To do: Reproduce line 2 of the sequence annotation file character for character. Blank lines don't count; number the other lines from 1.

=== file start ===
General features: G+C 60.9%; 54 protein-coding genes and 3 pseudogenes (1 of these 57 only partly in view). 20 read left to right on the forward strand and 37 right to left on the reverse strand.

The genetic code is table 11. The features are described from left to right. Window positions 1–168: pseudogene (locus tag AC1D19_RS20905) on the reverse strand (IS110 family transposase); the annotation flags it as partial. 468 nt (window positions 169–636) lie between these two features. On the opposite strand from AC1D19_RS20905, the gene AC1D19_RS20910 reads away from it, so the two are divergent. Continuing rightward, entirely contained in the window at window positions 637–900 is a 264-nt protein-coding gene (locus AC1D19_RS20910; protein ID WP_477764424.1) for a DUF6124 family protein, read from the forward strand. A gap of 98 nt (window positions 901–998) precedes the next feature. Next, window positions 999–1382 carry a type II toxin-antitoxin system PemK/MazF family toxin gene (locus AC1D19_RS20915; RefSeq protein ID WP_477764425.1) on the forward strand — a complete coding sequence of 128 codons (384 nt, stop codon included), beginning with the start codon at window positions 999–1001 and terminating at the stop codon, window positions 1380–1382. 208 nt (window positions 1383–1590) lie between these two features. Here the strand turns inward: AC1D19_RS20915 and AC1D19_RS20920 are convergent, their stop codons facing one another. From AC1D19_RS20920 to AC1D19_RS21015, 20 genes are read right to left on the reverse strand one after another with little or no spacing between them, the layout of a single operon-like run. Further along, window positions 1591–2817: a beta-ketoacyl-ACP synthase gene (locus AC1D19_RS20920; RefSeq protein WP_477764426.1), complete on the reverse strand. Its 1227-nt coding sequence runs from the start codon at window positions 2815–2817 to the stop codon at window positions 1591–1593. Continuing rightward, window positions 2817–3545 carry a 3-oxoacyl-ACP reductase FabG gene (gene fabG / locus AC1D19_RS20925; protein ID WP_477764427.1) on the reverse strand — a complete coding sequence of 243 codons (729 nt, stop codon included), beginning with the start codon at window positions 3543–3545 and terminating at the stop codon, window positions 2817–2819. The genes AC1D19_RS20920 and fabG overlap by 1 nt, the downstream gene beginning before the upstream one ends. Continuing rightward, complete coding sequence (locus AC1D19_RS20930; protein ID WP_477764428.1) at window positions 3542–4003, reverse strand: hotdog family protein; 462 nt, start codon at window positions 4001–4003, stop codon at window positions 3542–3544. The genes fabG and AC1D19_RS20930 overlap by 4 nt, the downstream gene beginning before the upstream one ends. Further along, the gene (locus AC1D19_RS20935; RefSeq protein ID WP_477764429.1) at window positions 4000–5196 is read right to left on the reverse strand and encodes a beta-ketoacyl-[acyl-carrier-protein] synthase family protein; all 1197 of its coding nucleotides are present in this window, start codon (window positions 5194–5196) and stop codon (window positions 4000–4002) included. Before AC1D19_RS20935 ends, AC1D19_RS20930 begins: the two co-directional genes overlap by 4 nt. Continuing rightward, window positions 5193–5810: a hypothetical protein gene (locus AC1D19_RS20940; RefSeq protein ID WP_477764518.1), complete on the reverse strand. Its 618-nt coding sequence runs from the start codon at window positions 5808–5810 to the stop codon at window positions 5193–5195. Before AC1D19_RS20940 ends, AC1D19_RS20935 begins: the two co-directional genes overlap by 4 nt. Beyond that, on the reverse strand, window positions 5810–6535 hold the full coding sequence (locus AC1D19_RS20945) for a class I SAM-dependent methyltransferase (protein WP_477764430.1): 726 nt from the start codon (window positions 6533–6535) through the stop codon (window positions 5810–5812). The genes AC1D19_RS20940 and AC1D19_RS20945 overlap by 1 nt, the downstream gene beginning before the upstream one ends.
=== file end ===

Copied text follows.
The genetic code is table 11. The features are described from left to right. Window positions 1–168: pseudogene (locus tag AC1D19_RS20905) on the reverse strand (IS110 family transposase); the annotation flags it as partial. 468 nt (window positions 169–636) lie between these two features. On the opposite strand from AC1D19_RS20905, the gene AC1D19_RS20910 reads away from it, so the two are divergent. Continuing rightward, entirely contained in the window at window positions 637–900 is a 264-nt protein-coding gene (locus AC1D19_RS20910; protein ID WP_477764424.1) for a DUF6124 family protein, read from the forward strand. A gap of 98 nt (window positions 901–998) precedes the next feature. Next, window positions 999–1382 carry a type II toxin-antitoxin system PemK/MazF family toxin gene (locus AC1D19_RS20915; RefSeq protein ID WP_477764425.1) on the forward strand — a complete coding sequence of 128 codons (384 nt, stop codon included), beginning with the start codon at window positions 999–1001 and terminating at the stop codon, window positions 1380–1382. 208 nt (window positions 1383–1590) lie between these two features. Here the strand turns inward: AC1D19_RS20915 and AC1D19_RS20920 are convergent, their stop codons facing one another. From AC1D19_RS20920 to AC1D19_RS21015, 20 genes are read right to left on the reverse strand one after another with little or no spacing between them, the layout of a single operon-like run. Further along, window positions 1591–2817: a beta-ketoacyl-ACP synthase gene (locus AC1D19_RS20920; RefSeq protein WP_477764426.1), complete on the reverse strand. Its 1227-nt coding sequence runs from the start codon at window positions 2815–2817 to the stop codon at window positions 1591–1593. Continuing rightward, window positions 2817–3545 carry a 3-oxoacyl-ACP reductase FabG gene (gene fabG / locus AC1D19_RS20925; protein ID WP_477764427.1) on the reverse strand — a complete coding sequence of 243 codons (729 nt, stop codon included), beginning with the start codon at window positions 3543–3545 and terminating at the stop codon, window positions 2817–2819. The genes AC1D19_RS20920 and fabG overlap by 1 nt, the downstream gene beginning before the upstream one ends. Continuing rightward, complete coding sequence (locus AC1D19_RS20930; protein ID WP_477764428.1) at window positions 3542–4003, reverse strand: hotdog family protein; 462 nt, start codon at window positions 4001–4003, stop codon at window positions 3542–3544. The genes fabG and AC1D19_RS20930 overlap by 4 nt, the downstream gene beginning before the upstream one ends. Further along, the gene (locus AC1D19_RS20935; RefSeq protein ID WP_477764429.1) at window positions 4000–5196 is read right to left on the reverse strand and encodes a beta-ketoacyl-[acyl-carrier-protein] synthase family protein; all 1197 of its coding nucleotides are present in this window, start codon (window positions 5194–5196) and stop codon (window positions 4000–4002) included. Before AC1D19_RS20935 ends, AC1D19_RS20930 begins: the two co-directional genes overlap by 4 nt. Continuing rightward, window positions 5193–5810: a hypothetical protein gene (locus AC1D19_RS20940; RefSeq protein ID WP_477764518.1), complete on the reverse strand. Its 618-nt coding sequence runs from the start codon at window positions 5808–5810 to the stop codon at window positions 5193–5195. Before AC1D19_RS20940 ends, AC1D19_RS20935 begins: the two co-directional genes overlap by 4 nt. Beyond that, on the reverse strand, window positions 5810–6535 hold the full coding sequence (locus AC1D19_RS20945) for a class I SAM-dependent methyltransferase (protein WP_477764430.1): 726 nt from the start codon (window positions 6533–6535) through the stop codon (window positions 5810–5812). The genes AC1D19_RS20940 and AC1D19_RS20945 overlap by 1 nt, the downstream gene beginning before the upstream one ends.